Hope for Traumatic Brain Injury Recovery

September 14, 2021
Hope for Traumatic Brain Injury Recovery

According to the CDC, did you know that approximately 1.5 million Americans suffer from a traumatic brain injury (TBI) every year? Of these 1.5 million Americans, 80,000 to 90,000 have long-term disabilities as a result of their injuries. 

Does your loved one suffer from a TBI? If so, it's important for you, as the caregiver, to research recovery options. Keep reading to learn more about what options are available. First, let's begin by exploring the three types of TBIs.

Types of Traumatic Brain Injury

There are three types of brain injuries. These types include are mild, moderate, and severe traumatic brain injuries.

Mild Traumatic Brain Injury

A mild TBI is more commonly known as a concussion. This injury is usually a result of a jolt to the head. Concussions could be caused by a sports-related injury. They can also be caused by the brain bouncing around in the skull from something such as a car accident. 

Symptoms from a mild TBI can affect a person's thinking, learning, mood, and sleep. However, these symptoms typically do not last as long as moderate and severe brain injury symptoms. 

Moderate and Severe Brain Injury

Large jolts can cause moderate and severe brain injuries to the head. They can also cause penetration injuries, such as a gunshot wound or a hypoxic brain injury from an accident such as drowning. These large jolts can even result in a brain stem injury.

People who suffer from moderate and severe brain injuries can have long-term effects. They can also have similar health problems as those diagnosed with chronic health conditions. 

Moderate and Severe Brain Injury Symptoms

Common brain injury symptoms found in moderate to severe TBI include:

  • Loss of consciousness
  • Persistent or worsening headache
  • Nausea and vomiting
  • Seizures
  • Dilated pupils
  • Clear fluid drainage from nose and/or ears
  • Inability to wake up or coma
  • Numbness and weakness
  • Decreased coordination
  • Confusion
  • Agitation or combative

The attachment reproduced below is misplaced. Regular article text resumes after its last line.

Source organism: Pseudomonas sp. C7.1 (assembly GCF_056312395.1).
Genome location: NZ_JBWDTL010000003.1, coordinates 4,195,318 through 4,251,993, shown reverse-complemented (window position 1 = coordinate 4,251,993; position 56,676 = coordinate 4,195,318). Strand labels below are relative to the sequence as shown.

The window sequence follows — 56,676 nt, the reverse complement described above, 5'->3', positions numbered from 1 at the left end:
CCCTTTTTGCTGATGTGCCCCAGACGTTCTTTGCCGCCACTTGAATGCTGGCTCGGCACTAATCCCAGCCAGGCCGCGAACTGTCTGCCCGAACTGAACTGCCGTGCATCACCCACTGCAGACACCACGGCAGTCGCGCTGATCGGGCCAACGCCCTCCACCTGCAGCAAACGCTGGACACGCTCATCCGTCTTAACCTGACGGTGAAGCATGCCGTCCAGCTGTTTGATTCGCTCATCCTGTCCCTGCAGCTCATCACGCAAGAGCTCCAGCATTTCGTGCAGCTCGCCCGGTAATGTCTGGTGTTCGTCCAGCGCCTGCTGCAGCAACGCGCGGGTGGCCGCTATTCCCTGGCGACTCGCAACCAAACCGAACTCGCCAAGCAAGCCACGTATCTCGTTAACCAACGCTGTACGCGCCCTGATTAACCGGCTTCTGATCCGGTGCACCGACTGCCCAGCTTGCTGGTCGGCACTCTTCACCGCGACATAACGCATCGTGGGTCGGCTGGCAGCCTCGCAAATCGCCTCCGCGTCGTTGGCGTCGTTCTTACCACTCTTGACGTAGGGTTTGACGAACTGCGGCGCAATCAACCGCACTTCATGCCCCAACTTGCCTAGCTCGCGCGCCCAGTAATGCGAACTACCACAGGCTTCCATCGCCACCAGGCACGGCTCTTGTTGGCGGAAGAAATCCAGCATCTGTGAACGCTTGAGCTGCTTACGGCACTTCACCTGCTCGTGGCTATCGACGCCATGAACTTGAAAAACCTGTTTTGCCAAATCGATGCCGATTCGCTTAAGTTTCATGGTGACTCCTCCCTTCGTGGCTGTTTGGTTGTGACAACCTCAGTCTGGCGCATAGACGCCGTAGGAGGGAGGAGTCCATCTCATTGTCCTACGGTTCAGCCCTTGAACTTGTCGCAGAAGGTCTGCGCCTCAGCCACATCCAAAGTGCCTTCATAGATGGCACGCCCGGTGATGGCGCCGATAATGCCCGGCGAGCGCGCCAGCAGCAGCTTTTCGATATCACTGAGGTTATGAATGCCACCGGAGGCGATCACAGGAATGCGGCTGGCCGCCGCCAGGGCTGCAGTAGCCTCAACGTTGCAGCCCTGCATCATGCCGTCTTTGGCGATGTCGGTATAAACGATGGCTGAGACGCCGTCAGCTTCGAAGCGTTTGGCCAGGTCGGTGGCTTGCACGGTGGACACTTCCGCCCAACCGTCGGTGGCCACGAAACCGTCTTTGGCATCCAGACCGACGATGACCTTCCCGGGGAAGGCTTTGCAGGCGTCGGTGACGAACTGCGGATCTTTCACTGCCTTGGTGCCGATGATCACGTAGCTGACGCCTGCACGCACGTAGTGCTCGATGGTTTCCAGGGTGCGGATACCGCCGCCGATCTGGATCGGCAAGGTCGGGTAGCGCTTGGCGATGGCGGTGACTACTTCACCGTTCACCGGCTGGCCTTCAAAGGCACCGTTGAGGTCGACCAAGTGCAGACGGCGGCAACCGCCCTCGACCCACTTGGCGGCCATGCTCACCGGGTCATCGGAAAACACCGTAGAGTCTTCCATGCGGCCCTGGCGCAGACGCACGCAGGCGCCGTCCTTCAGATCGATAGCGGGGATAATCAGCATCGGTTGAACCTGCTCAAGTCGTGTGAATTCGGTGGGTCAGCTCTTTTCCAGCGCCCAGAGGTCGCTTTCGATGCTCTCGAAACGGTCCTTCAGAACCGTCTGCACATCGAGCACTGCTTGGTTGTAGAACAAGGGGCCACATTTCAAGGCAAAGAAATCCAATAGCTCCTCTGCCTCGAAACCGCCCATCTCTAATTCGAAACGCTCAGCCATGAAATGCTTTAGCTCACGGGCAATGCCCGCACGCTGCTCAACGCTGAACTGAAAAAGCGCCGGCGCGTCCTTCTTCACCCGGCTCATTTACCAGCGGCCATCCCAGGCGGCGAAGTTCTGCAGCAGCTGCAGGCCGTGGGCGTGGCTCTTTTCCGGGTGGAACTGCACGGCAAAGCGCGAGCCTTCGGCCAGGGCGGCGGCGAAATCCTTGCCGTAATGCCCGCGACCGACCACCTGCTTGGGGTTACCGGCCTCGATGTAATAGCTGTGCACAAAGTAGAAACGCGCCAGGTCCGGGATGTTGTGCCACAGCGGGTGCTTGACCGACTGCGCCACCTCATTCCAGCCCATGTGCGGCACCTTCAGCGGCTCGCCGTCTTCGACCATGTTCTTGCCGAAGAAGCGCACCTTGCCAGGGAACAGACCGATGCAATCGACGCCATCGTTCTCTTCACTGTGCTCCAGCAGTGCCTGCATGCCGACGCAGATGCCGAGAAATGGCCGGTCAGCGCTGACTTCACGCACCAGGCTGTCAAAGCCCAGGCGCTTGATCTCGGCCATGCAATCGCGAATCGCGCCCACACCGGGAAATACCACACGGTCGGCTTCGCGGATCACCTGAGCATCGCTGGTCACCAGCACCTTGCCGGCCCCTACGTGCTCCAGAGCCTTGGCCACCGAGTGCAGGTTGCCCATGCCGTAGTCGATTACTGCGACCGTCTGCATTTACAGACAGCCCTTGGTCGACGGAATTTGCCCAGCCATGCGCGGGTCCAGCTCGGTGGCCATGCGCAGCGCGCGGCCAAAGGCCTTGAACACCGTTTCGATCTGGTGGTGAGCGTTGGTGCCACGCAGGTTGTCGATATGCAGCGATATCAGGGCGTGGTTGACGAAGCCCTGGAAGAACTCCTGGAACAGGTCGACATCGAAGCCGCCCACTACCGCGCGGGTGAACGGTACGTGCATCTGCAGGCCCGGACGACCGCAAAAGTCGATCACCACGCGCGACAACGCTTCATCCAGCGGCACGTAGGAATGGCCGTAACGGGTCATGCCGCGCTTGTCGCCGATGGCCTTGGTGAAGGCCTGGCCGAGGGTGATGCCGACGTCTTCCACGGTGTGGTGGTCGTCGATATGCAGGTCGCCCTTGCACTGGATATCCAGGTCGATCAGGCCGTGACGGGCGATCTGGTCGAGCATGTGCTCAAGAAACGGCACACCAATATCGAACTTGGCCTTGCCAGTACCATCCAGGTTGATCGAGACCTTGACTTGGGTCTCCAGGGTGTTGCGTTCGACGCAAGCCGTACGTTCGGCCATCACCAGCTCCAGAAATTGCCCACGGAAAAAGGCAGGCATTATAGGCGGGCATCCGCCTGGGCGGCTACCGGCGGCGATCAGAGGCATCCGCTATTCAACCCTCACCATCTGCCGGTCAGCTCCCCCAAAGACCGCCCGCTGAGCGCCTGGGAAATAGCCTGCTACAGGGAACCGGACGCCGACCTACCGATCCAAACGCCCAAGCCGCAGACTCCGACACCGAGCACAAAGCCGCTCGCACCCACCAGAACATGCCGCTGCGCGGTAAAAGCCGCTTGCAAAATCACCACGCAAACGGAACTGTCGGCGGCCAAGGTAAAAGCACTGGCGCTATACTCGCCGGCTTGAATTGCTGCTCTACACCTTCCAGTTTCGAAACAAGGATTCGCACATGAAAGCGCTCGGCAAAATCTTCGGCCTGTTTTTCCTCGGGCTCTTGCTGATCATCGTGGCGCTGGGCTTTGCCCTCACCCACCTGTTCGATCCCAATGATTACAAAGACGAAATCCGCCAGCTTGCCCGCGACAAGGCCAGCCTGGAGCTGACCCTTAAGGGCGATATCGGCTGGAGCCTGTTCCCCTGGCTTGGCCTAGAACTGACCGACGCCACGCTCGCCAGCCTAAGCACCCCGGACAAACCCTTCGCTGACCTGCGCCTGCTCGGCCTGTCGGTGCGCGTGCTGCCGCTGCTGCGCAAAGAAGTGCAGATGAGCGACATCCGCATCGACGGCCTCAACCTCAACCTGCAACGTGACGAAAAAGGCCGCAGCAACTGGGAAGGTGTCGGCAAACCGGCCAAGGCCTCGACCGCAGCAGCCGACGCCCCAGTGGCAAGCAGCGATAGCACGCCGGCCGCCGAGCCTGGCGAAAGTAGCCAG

• Slurred speech

These symptoms may develop within hours of the injury to a few days after.

Now that we've identified the different types of a TBI, we will discuss what comes next: treatment.

Traumatic Brain Injury Treatment 

These symptoms may develop within hours of the injury to a few days after.

Treatment for traumatic brain injuries is not all the same. Therefore, it is important to talk with a doctor to find the best option. Your doctor may choose one or a combination of treatment options. These may include medications, surgeries, and rehabilitation therapies.


Sometimes persistent psychological problems can occur with TBIs. Because of this, a doctor may prescribe anti-anxiety and anti-depression medications. In addition, if someone has seizures after a TBI, anti-seizure medication may be needed.

A doctor may prescribe muscle relaxants to help with muscle spasms. He or she may also recommend stimulants to help improve alertness and attention.


Surgeries needed for TBI vary on the damage to the brain and how the injury is healing. Surgery may be needed to treat brain bleeds or to remove damaged and dead brain tissues.

In other cases, a skull fracture may need to be repaired with surgery. Surgery can also help relieve pressure within the skull due to brain swelling.

Rehabilitation Therapies 

Rehabilitation therapies are critical in helping patients regain skills necessary for daily life. Occupational therapists, speech therapists, and physical therapists all work together to help patients with TBI.

Occupational Therapy

An occupational therapist can help TBI patients improve and recover skills necessary for daily living. For example, after a TBI, a patient may need to relearn how to brush their teeth. 

An occupational therapist works with TBI patients to regain the ability to perform essential daily tasks. Occupational therapy takes time, but with persistence and practice, the results can be life-changing.

Speech Therapy

Speech therapists help TBI patients with communicating and swallowing. Unfortunately, some TBI patients must go on a ventilator for an extended time. This can hurt someone's ability to speak or swallow. 

Sometimes a tracheostomy tube may be necessary. This is a special tube that is inserted through a hole in the patient's throat. These tubes may be needed if a ventilator is required for a long time.

This tube may further complicate speech and swallowing skills. A speech therapist is crucial in helping TBI patients in regaining speaking and swallowing skills. Over time, patients working with a speech therapist often experience dramatic improvements in these skills.

Physical Therapy

Physical therapists help TBI patients improve mobility and manage pain. For example, a TBI patient may need to relearn how to walk again. Patients may also need special assistance to walk. A physical therapist can work with a TBI patient through these challenges and help them on their journey to recovery. 

Hope for Traumatic Brain Injury Recovery 

Traumatic brain injuries are complex injuries. This can make recovery a long and challenging process. Luckily, there are treatment options to discuss with your loved one's doctor.

If you or a loved one have a TBI and need rehabilitation care, contact us at Therapy Achievements. We will walk with you step-by-step toward healing and recovery.